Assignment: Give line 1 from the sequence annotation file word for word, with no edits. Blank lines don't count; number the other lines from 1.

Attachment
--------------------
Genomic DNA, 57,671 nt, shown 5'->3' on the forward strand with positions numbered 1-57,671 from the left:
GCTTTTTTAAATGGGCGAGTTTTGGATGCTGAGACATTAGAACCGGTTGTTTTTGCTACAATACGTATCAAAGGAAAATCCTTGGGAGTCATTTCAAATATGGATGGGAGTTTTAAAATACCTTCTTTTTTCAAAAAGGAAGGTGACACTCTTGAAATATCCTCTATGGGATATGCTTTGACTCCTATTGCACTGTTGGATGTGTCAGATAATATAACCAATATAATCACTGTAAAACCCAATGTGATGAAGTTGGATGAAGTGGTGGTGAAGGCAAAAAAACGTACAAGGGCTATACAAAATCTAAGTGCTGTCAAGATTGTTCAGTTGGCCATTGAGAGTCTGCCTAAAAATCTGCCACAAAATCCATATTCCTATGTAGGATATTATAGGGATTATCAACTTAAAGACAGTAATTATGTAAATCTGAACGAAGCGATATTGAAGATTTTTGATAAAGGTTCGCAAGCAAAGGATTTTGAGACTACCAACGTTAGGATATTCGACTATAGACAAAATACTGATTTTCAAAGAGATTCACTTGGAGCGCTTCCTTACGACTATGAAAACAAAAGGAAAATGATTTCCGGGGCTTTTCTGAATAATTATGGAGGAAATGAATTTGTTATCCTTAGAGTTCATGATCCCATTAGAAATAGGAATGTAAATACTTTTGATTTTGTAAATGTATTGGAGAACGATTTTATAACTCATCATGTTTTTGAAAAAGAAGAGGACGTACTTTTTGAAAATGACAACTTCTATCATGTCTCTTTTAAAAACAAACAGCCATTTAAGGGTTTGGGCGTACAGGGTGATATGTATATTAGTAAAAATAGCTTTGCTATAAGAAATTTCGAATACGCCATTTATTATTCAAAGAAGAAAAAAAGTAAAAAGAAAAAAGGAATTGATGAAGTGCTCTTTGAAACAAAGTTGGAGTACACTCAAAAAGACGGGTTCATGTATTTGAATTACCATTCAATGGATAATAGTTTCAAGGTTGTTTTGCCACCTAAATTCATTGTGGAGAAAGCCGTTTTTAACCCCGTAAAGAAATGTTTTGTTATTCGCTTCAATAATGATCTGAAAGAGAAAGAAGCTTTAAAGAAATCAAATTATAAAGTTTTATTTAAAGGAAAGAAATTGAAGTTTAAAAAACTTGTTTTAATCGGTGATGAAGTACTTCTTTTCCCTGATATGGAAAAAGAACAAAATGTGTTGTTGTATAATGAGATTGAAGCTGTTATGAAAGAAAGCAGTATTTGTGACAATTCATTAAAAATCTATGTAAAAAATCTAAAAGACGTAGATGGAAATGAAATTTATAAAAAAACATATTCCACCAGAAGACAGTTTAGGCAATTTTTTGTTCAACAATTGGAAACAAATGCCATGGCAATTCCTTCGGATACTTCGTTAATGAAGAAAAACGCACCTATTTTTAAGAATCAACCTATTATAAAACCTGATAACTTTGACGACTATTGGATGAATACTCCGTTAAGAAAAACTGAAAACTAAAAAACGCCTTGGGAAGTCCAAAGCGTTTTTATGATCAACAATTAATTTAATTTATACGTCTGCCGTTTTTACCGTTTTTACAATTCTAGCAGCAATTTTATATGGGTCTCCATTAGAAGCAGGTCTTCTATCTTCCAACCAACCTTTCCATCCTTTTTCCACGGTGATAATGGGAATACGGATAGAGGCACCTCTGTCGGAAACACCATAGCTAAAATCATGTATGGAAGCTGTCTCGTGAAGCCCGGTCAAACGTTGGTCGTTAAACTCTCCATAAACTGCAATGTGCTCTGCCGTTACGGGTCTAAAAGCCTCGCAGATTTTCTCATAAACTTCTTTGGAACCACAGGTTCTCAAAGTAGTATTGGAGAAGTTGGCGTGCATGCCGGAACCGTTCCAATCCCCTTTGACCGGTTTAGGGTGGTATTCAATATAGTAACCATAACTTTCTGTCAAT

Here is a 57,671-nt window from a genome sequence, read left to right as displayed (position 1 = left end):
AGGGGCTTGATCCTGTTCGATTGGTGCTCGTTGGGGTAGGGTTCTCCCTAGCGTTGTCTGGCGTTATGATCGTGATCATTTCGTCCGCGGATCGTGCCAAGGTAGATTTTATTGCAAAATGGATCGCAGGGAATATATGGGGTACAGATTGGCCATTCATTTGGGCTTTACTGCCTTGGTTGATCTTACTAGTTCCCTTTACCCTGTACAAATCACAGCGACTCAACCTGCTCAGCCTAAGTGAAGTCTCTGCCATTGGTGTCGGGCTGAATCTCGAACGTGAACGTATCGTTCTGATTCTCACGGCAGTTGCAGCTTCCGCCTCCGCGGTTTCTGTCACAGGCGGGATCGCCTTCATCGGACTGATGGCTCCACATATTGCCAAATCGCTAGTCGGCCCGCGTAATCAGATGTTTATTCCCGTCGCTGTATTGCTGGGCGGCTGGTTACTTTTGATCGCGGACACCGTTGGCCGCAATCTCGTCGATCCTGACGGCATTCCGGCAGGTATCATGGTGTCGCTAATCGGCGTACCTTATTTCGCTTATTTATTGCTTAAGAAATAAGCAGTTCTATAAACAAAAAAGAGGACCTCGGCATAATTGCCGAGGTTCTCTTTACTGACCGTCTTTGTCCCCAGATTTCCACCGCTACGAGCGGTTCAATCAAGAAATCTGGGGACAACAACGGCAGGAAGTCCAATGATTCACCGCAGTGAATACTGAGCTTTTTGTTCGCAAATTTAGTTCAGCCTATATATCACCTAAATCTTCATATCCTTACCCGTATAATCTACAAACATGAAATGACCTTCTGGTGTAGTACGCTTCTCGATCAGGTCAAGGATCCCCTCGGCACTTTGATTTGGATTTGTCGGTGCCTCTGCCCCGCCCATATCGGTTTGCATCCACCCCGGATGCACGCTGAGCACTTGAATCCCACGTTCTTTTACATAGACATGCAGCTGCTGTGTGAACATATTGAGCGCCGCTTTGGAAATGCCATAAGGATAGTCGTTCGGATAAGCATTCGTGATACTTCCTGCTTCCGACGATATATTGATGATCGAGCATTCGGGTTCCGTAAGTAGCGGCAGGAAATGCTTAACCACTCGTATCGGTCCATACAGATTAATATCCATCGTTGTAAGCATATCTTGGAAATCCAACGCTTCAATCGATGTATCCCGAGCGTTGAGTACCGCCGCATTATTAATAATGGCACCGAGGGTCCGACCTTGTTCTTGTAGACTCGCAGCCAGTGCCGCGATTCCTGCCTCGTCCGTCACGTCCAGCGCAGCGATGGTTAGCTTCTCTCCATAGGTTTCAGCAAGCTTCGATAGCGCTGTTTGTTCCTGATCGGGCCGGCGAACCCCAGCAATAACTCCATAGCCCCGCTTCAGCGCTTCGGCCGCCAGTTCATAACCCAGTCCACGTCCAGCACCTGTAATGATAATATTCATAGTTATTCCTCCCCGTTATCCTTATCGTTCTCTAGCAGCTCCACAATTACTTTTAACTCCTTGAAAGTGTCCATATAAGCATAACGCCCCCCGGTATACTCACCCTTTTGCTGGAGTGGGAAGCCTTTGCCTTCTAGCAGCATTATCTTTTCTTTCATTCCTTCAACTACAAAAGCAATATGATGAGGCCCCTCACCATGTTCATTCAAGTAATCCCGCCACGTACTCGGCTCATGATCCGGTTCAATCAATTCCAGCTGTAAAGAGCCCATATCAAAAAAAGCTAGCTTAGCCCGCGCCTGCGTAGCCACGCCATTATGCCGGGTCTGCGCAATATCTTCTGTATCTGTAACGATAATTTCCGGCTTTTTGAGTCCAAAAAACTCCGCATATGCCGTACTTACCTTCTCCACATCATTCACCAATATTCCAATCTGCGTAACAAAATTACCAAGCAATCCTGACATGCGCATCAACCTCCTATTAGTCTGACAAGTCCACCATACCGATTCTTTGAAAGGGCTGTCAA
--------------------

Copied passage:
Genomic DNA, 57,671 nt, shown 5'->3' on the forward strand with positions numbered 1-57,671 from the left: